I left Vancouver on Thursday, July 17, itchy and sunburned from my time on the beach. After a night of no sleep in the hostel in Seattle, I boarded the train to San Diego -- 38 hours in all! I got some rest on the train, but clearly, was not in my best frame of mind. I have one memory of getting off the train to buy Oreos in Portland, with no sales tax, and getting change from $4.00 for the $3.98 box -- which I then devoured.
It had been a long trip. I look back on it fondly, but I was cranky and tired, and the night I spent in the bungalow when we finally arrived in San Diego -- in the wee hours of the morning on July 21 -- didn't raise my spirits any. I spent the night in a motel, and enjoyed a local mall, getting some rest.
Under the circumstances, San Diego did not get a fair shake from me. I have been back a couple of times since, and had a much better time, but I was running out of gas from a long summer on the road. Nonetheless, there were some highlights of this trip.
Of course, the first thing to mention is my trip to Qualcomm Stadium -- the Padres beat the Mets that day, assisting my Braves in their hunt for another division title:
I roller-bladed on the beach. I went to the famous Zoo -- my greatest memory of this was the Sun Bears, who were compared to Winnie-the-Pooh.
My mother had suggested taking a trolley into Tijuana. The hostel at which I was staying had a safer ride. It was an interesting experience! First, there were the 2 for 1 margaritas, which seemed like they were delivered to my table like water is in the states. Then there was the haggling for goods -- I watched others do this, as I thought the prices were more than inexpensive.
One of my friends from the hostel -- with whom I went to a boat show and air show -- noted aloud how he had wondered what idiots would buy ceramic Pooh Bears. Naturally...:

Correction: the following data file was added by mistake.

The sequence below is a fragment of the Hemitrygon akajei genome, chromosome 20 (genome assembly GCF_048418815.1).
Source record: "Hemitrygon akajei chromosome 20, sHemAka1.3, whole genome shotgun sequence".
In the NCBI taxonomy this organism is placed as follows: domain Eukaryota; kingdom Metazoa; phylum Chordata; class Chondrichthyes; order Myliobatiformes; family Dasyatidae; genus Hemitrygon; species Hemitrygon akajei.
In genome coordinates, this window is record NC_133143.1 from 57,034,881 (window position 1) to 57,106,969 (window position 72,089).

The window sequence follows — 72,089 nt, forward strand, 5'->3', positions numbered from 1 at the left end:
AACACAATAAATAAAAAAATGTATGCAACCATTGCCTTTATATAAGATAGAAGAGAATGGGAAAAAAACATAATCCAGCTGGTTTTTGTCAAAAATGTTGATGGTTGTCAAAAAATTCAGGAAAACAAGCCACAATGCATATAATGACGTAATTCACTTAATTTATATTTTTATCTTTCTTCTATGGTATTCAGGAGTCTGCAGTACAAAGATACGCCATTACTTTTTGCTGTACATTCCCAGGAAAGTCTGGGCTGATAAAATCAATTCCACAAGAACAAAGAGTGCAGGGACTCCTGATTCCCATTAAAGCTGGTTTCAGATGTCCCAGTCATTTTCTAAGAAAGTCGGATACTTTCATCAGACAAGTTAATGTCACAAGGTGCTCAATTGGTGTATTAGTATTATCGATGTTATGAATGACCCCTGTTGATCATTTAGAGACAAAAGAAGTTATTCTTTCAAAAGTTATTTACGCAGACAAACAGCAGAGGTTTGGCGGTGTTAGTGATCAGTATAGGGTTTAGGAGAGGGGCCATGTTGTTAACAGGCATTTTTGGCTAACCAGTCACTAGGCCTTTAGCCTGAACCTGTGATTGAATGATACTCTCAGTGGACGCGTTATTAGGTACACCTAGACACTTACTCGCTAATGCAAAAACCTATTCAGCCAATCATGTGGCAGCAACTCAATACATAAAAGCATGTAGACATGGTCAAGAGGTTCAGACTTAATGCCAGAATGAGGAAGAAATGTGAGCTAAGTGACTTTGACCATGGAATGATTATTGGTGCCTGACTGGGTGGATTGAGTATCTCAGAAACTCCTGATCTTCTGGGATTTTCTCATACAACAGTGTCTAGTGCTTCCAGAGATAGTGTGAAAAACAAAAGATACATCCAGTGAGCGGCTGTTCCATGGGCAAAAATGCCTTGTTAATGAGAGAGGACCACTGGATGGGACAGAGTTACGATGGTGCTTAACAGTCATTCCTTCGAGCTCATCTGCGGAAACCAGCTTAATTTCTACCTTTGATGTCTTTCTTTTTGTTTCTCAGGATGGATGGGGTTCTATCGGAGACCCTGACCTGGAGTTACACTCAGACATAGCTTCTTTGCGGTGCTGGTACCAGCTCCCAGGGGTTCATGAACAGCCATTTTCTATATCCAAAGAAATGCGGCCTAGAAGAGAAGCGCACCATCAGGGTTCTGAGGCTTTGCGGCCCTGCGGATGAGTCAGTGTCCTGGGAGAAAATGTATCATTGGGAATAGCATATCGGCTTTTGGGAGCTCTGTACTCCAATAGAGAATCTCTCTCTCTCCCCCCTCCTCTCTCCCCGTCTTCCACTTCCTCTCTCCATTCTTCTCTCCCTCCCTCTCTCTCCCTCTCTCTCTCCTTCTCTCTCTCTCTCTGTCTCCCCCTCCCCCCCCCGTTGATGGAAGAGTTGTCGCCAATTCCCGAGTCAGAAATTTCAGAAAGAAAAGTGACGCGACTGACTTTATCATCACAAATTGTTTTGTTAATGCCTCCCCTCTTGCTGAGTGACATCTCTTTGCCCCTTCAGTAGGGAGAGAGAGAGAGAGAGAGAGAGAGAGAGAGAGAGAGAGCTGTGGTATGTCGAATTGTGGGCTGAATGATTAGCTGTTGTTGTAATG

I also enjoyed the San Diego Sports Hall of Fame, and playing chess with military men in the local coffee shops.
I enjoyed the shops and sights at Seaport Village, where I would sit and enjoy a drink. One time, three ladies ordered a scrumptious chocolate meal. Observing me staring at it intently, they shared with me.
Here I am with the Coronado Bridge in the background:
My time in San Diego hardly did justice to the city. I enjoyed more upscale venues on subsequent trips. But the city was a romantic place to wistfully say goodbye to the West Coast after one of the most unique summers I have ever had.
In the months following my return to school in Florida, I liked to think of myself as "wiser" because of my travels. Hardly, at least not in the deep sense I meant it. But in another sense -- that of learning that there are other things outside my little world -- a career had begun.
My Father once told me that people who live on the coasts don't appreciate vast areas of our country -- it's two coasts with a lot of stuff "in between." Although I didn't any of the "in between" in 1997, this trip was the first time I had lived for any length of time outside of the East Coast. There was a lot to see on the West Coast. I hardly saw it all -- not by a long-shot. A world had been opened to me. I would explore this world in more detail, with my next big trip coming throughout the year of 1999.